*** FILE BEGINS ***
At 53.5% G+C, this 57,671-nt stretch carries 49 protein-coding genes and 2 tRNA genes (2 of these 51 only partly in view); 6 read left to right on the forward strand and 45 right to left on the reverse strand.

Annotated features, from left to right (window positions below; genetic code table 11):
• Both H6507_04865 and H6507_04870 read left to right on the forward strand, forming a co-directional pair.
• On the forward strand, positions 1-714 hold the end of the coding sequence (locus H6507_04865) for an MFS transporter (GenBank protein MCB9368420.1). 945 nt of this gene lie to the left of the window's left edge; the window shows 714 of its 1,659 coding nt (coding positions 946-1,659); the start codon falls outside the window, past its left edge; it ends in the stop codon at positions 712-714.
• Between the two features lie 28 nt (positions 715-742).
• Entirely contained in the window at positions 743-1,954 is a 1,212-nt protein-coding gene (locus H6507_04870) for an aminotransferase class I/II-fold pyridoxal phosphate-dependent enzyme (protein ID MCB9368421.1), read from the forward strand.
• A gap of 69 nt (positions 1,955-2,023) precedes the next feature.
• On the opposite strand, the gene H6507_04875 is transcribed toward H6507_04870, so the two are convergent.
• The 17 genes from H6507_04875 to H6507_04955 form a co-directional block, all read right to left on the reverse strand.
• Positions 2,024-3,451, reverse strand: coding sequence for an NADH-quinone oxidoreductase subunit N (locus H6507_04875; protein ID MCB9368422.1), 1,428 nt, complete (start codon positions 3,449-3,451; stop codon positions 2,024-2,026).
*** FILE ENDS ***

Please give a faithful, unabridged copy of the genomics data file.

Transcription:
At 53.5% G+C, this 57,671-nt stretch carries 49 protein-coding genes and 2 tRNA genes (2 of these 51 only partly in view); 6 read left to right on the forward strand and 45 right to left on the reverse strand.

Annotated features, from left to right (window positions below; genetic code table 11):
• Both H6507_04865 and H6507_04870 read left to right on the forward strand, forming a co-directional pair.
• On the forward strand, positions 1-714 hold the end of the coding sequence (locus H6507_04865) for an MFS transporter (GenBank protein MCB9368420.1). 945 nt of this gene lie to the left of the window's left edge; the window shows 714 of its 1,659 coding nt (coding positions 946-1,659); the start codon falls outside the window, past its left edge; it ends in the stop codon at positions 712-714.
• Between the two features lie 28 nt (positions 715-742).
• Entirely contained in the window at positions 743-1,954 is a 1,212-nt protein-coding gene (locus H6507_04870) for an aminotransferase class I/II-fold pyridoxal phosphate-dependent enzyme (protein ID MCB9368421.1), read from the forward strand.
• A gap of 69 nt (positions 1,955-2,023) precedes the next feature.
• On the opposite strand, the gene H6507_04875 is transcribed toward H6507_04870, so the two are convergent.
• The 17 genes from H6507_04875 to H6507_04955 form a co-directional block, all read right to left on the reverse strand.
• Positions 2,024-3,451, reverse strand: coding sequence for an NADH-quinone oxidoreductase subunit N (locus H6507_04875; protein ID MCB9368422.1), 1,428 nt, complete (start codon positions 3,449-3,451; stop codon positions 2,024-2,026).